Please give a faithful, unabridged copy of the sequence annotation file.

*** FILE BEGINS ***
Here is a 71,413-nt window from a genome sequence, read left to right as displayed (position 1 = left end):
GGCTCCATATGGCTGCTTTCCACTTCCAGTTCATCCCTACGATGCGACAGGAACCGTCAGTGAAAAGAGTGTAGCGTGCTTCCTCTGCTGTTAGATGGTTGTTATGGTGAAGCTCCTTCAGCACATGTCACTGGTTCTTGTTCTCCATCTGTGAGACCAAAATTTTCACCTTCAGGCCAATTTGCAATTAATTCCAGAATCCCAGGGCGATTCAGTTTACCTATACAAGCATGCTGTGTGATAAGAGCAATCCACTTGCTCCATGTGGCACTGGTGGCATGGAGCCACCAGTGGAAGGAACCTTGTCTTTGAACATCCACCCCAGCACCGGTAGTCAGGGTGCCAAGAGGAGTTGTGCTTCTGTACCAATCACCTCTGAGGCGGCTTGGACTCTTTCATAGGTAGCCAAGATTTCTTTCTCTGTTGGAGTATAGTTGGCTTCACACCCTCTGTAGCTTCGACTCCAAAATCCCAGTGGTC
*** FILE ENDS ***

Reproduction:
Here is a 71,413-nt window from a genome sequence, read left to right as displayed (position 1 = left end):
GGCTCCATATGGCTGCTTTCCACTTCCAGTTCATCCCTACGATGCGACAGGAACCGTCAGTGAAAAGAGTGTAGCGTGCTTCCTCTGCTGTTAGATGGTTGTTATGGTGAAGCTCCTTCAGCACATGTCACTGGTTCTTGTTCTCCATCTGTGAGACCAAAATTTTCACCTTCAGGCCAATTTGCAATTAATTCCAGAATCCCAGGGCGATTCAGTTTACCTATACAAGCATGCTGTGTGATAAGAGCAATCCACTTGCTCCATGTGGCACTGGTGGCATGGAGCCACCAGTGGAAGGAACCTTGTCTTTGAACATCCACCCCAGCACCGGTAGTCAGGGTGCCAAGAGGAGTTGTGCTTCTGTACCAATCACCTCTGAGGCGGCTTGGACTCTTTCATAGGTAGCCAAGATTTCTTTCTCTGTTGGAGTATAGTTGGCTTCACACCCTCTGTAGCTTCGACTCCAAAATCCCAGTGGTC